The Journal of Contemporary Dental Practice
Volume 23 | Issue 10 | Year 2022

The SARS-CoV-2 Virus could Downregulate Dual Specificity Phosphatase-1 Expression in Oral Cancer: A Plausible Hypothesis that could Explain Oral Cancer Progression in the COVID-19 Pandemic and Post-pandemic Situation

Rajeswari Ramesh1, Pearlcid Siroraj2, Saranya Varadarajan3, Thodur Madapusi Balaji4, Shankargouda Patil5

1Department of Oral and Maxillofacial Pathology, Siroraj Hospital, Thoothukudi, Tamil Nadu, India

2Department of Oral and Maxillofacial Surgery, Faculty of Dental Sciences, Sri Ramachandra Institute of Higher Education and Research, Chennai, Tamil Nadu, India

3Department of Oral Pathology and Microbiology, Sri Venkateswara Dental College and Hospital, Chennai, Tamil Nadu, India

4Tagore Dental College and Hospital, Chennai, Tamil Nadu, India

5Department of Maxillofacial Surgery and Diagnostic Sciences, Division of Oral Pathology, Jazan University, Jazan, Saudi Arabia

Corresponding Author: Shankargouda Patil, Department of Maxillofacial Surgery and Diagnostic Sciences, Division of Oral Pathology, Jazan University, Jazan, Saudi Arabia, Phone: +96 6507633755, e-mail: dr.ravipatil@gmail.com

How to cite this article: Ramesh R, Siroraj P, Varadarajan S, et al. The SARS-CoV-2 Virus could Downregulate Dual Specificity Phosphatase-1 Expression in Oral Cancer: A Plausible Hypothesis that could Explain Oral Cancer Progression in the COVID-19 Pandemic and Post-pandemic Situation. J Contemp Dent Pract 2022;23(10):963–964.

Source of support: Nil

Conflict of interest: None


This study explores the downregulation of Dual Specificity Phosphatase-1 (DUSP-1) expression in oral cancer progression during the pandemic and post-pandemic situations.

Keywords: COVID-19, Dual specificity phosphatase-1, Oral cancer, SARS-CoV-2.

The SARS-CoV-2 virus has been implicated as the causative organism for the COVID-19 illness that has been doing the rounds affecting the entire human rac.1 This disease was upgraded as a pandemic by the World Health Organization in 2020.2 Ever since then, many preventive measures such as the imposition of lockdowns, social distancing protocols, wearing of masks, and vaccination procedures have been devised and implemented at a global level to prevent the spread of the disease. It is known that the COVID-19 illness predominantly spreads through droplet infection and causes severe respiratory distress and pneumonia in some afflicted individuals requiring hospitalization and respiratory support.3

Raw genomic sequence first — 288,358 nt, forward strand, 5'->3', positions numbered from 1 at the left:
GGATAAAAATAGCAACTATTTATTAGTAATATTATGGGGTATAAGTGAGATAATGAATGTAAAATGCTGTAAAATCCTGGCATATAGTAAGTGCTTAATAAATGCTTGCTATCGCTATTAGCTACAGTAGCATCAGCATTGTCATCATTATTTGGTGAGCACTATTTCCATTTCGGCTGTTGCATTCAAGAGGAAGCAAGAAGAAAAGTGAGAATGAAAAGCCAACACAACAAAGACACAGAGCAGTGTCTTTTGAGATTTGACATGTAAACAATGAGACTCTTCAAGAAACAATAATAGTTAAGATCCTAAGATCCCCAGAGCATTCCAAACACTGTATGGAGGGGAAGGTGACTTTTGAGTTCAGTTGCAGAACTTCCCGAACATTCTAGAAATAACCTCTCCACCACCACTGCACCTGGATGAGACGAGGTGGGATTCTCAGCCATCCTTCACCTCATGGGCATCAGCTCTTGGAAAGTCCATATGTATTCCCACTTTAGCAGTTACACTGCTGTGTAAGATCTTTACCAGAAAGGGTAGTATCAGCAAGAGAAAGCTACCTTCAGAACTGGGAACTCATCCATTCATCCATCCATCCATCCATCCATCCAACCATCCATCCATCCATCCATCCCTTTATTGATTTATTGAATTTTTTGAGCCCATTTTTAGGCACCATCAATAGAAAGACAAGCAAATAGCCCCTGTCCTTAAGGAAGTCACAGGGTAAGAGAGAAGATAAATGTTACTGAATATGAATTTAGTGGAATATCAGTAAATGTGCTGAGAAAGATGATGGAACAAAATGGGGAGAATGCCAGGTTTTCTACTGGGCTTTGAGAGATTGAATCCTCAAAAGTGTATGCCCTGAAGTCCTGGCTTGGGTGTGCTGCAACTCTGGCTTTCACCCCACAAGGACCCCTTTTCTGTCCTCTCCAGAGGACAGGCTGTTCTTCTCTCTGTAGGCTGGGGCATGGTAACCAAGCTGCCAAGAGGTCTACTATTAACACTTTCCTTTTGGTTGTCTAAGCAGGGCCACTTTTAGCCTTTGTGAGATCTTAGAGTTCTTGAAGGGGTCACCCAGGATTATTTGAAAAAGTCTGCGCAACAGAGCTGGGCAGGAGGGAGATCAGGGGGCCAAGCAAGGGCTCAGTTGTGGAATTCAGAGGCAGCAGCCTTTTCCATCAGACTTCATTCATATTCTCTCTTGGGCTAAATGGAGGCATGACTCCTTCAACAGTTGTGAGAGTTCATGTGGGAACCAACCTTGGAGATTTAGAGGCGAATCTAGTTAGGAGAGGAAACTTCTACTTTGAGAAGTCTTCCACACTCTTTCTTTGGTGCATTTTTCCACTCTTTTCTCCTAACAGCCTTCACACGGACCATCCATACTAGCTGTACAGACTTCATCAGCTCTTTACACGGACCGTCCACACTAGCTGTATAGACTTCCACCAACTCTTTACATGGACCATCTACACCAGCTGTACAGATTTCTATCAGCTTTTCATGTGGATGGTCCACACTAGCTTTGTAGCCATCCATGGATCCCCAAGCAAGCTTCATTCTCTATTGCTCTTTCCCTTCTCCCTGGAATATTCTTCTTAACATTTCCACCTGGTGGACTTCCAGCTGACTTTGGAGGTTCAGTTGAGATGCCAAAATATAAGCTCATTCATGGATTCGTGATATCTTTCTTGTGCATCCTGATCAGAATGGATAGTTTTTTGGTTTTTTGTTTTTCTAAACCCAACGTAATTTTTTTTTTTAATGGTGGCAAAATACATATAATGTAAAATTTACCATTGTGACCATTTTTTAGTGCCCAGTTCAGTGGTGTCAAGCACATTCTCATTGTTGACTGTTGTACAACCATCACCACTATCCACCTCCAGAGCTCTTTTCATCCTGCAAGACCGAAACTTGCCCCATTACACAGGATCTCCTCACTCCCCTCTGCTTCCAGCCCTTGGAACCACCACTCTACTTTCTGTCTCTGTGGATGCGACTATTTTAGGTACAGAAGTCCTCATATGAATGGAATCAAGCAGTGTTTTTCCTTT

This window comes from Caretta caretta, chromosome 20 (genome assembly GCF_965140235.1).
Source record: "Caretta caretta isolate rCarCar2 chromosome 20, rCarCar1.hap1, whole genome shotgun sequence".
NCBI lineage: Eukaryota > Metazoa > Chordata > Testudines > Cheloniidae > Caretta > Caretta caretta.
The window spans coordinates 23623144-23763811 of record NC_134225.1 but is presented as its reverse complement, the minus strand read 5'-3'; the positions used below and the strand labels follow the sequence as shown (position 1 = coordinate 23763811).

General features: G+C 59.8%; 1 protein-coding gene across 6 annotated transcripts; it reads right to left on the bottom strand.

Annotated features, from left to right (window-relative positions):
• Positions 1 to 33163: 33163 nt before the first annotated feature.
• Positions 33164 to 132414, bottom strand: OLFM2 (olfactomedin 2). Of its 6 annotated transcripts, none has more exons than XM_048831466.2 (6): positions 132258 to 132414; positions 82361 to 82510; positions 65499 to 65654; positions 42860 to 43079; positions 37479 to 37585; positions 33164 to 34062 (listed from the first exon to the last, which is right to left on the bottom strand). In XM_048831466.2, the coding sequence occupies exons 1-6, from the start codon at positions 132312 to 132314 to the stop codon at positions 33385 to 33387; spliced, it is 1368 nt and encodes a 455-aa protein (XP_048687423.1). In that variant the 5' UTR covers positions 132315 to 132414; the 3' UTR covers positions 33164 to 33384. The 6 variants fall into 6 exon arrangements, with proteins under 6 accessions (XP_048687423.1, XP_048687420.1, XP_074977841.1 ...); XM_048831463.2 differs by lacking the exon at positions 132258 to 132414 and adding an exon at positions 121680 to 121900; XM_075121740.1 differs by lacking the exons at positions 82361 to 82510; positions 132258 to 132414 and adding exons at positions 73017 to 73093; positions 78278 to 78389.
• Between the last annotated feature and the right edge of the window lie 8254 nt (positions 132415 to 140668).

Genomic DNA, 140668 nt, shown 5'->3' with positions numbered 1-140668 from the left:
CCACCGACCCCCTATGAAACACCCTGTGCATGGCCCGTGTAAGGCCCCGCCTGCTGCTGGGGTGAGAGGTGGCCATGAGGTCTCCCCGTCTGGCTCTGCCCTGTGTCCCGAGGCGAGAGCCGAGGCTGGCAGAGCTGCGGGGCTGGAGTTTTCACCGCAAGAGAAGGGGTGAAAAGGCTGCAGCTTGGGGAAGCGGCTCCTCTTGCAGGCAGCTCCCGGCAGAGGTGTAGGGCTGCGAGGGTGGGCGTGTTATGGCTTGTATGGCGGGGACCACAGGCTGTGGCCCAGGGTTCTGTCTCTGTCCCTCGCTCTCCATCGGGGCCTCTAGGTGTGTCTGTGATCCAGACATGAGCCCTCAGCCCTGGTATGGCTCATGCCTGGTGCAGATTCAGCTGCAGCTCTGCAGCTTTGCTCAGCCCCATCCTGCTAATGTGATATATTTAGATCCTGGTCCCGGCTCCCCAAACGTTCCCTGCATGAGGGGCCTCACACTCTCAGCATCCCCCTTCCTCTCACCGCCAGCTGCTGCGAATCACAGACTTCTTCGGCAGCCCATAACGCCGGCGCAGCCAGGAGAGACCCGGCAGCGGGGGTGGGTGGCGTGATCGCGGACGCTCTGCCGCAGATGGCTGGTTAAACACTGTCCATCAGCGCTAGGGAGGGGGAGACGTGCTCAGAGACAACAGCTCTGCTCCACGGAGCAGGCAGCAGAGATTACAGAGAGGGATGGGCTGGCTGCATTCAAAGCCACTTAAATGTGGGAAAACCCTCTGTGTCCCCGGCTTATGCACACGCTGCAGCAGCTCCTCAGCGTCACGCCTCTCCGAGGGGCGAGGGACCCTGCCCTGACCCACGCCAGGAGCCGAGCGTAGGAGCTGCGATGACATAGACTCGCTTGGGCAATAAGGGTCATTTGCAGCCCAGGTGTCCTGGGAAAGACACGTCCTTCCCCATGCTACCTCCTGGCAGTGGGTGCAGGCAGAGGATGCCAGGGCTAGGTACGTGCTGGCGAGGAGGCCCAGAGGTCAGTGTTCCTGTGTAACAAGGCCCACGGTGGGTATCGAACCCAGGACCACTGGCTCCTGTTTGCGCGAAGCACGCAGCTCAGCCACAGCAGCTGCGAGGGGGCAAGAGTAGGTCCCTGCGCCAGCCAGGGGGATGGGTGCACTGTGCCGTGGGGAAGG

It is noteworthy that the SARS-CoV-2 virus enters the human system through certain portals, of which the oral cavity is significant.1 The expression of ACE-2, the receptor for SARS-CoV-2 virus spike glycoprotein has been demonstrated in the oral cavity.4 Moreover, there is also evidence linking oral diseases such as oral cancer and periodontal disease to increased risk of viral entry through various molecular mechanisms.5 About oral cancer, it has been suggested that upregulation of certain mediators such as furin, cathepsin,5 and EMMPRIN6 make cancerous tissues more vulnerable to SARS-CoV-2 entry. In this connection, we suggest the importance and possible role that could be played by DUSP-1 that has not previously been explored.

Dual Specificity Phosphatase-1, also called MAPK phosphatase-1 (MKP-1), is an endogenous inhibitor of the MAPK pathway and affords anti-inflammatory effects by dephosphorylating of p38 MAPKs, switching off the pathway.7 This in turn has several effects such as inhibition of inflammation, anaphylaxis, and tissue destruction.8 It is noteworthy that DUSP-1 expression is downregulated in cancer progression as demonstrated in animal and human models.9,10 Interestingly, the recent research has also shown that the SARS-CoV-2 virus could also attenuate DUSP-1 expression.11 Vital data from an in silico, nasopharyngeal swab, and culture-based study from human subjects have demonstrated the inhibitory effect of the SARS-CoV-2 virus on DUSP-1 expression.11 In the oral cancer scenario, this finding could have several implications as we list hereafter.

It is already proposed that oral cancer patients could be at increased risk for SARS-CoV-2 based on the overexpression of certain markers as previously explained. Now comes a situation where, after the SARS-CoV-2 infection, there could be increased rates of oral cancer progression in the COVID-19 affected patients mediated through DUSP-1 downregulation caused by the SARS-CoV-2 virus. This finding if proven would have large implications in understanding the progression of oral cancer in the current scenario. We have previously demonstrated the implications of lockdown protocols on cancer patient inflow rates in a tertiary cancer care center in India.12 We at this point reiterate that the SARS-CoV-2 infection has caused multiple impacts which have still not been researched and explored. These impacts could have profound disastrous effects even after the pandemic situation ends. We suggest that clinical studies to understand oral cancer progression in the pandemic situation in SARS-CoV-2 affected oral cancer patients are required to understand if the deadly virus has enhanced cancer progression through molecular mechanisms such as DUSP-1 inhibition. If fruitful results are obtained from such clinical studies, it should become a clinical mandate to recall and review all cancer patients for progression and metastasis in the post-pandemic situation considering that many cancer patients could have been affected by both symptomatic and asymptomatic forms of SARS-CoV-2 infection and would have been unable to visit hospitals during the lockdown period.


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